He was, however, allowed to wear running shoes. Before Sunday, the record for fastest marathon in a suit was 2:58:03, run by Joe Elliott of Great Britain in 2013 at the London Marathon. Whitaker wasn’t the only runner to improve upon the time. Michael Tozer also smashed the previous record, running 2:50:57, in a dapper royal blue getup. (Tozer does hold the record for half-marathon in a suit, 1:18:10, which he ran last July.)
PBOT is the same governing body that rejected the race’s permit application in June. The city has fewer police officers available to staff the 2017 event and informed the marathon after the 2016 race that it would need to change its course. Race organizers didn’t respond to requests for meetings with city officials and instead submitted its permit application for this year’s event with no changes to the course—which caused the initial permit rejection.
• Those with marathon qualifying times—run since September 17 of last year—that are 20 or more minutes faster than the standard for their age and gender are allowed the first crack at registering on Monday. Those fast folks alone can sign up during the first 48 hours. • At 10 a.m. on Wednesday, September 13, registration opens for those who are 10 or more minutes faster than their qualifying time.
Muck Rack makes it simple to find people, tweets, or articles that mention any name, keyword, company, hashtag etc. We've compiled this guide to help you make the most of your search.
Selecting a term
Start searching tweets, articles from media outlets, articles mentioned in tweets, journalists'
names, titles and bios with some suggested searches:
Companies or Topics (e.g. iPhone, Microsoft)
Phrases (e.g. "cloud computing") — use quotes to keep the terms together
Twitter handles (e.g. @username) — returns those who have mentioned or replied to
Names (e.g. "David Pogue")
Hashtags (e.g. #sxsw, #london2012)
Bio details (e.g. vegan, Olympics, father)
Muck Rack's Advanced Search allows for many boolean operators.
Find results that mention multiple specified terms, use AND or
+. For example, ensure each result contains both Elon Musk and Mark Zuckerberg by
searching Obama AND Romney or Obama + Romney.
Use the operators OR or , to broaden your search when you'd like either of
multiple terms to appear in results. (This is the default behavior of our search when no operators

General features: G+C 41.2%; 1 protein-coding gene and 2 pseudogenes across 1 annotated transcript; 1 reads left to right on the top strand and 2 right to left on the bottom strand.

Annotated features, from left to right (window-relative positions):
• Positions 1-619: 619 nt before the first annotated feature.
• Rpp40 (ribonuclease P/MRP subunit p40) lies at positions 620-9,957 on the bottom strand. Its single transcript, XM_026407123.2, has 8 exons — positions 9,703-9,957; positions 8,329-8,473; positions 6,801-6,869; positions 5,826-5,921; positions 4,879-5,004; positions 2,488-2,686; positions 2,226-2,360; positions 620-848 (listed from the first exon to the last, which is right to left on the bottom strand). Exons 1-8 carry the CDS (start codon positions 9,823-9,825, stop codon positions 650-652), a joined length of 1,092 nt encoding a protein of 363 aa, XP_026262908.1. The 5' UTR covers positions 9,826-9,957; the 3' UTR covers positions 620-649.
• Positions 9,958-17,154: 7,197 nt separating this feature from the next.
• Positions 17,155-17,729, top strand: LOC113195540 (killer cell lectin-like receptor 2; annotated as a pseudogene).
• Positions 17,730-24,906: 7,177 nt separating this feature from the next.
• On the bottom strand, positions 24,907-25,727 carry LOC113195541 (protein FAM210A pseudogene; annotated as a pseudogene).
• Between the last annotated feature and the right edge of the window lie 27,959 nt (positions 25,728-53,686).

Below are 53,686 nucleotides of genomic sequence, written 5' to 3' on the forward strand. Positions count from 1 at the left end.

are used.) For example, search for democrat OR republican to find results that refer to
Democrats and/or Republicans.
Use NOT or - to subtract results from your search. For
example, searching Disney will yield results about the Walt Disney Company as well as Walt Disney
World Resort. To exclude mentions of Disney World, search for Disney -World or Disney
When using one of these operators with a phrase, enclose it in quotation marks. For example, you can
find results about smartphones excluding Apple's iPhone 4S by searching smartphone -"iPhone
Exact case matching or punctuation
If you're searching for a brand name or keyword that relies on specific punctuation marks or capitalization, you can
find results that match your exact query by adding matchcase: before the keyword you're searching for, like matchcase:E*TRADE .
Use parentheses to separate multiple
boolean phrases. For example, to find journalists talking about having fun in Disney World or
Disneyland, search for ("disney world" OR disneyland) AND fun.
An asterisk can be used to search for any variation of a root word truncated by the asterisk. For example, searching for admin* will return results for administrator, administration, administer, administered, etc.
A near operator is an AND operator where you can control the distance between the words. You can vary the distance the near operation uses by adding a forward slash and number (between 0-99) such as strawberries NEAR/10 "whipped cream", which means the strawberries must exist within 10 words of "whipped cream".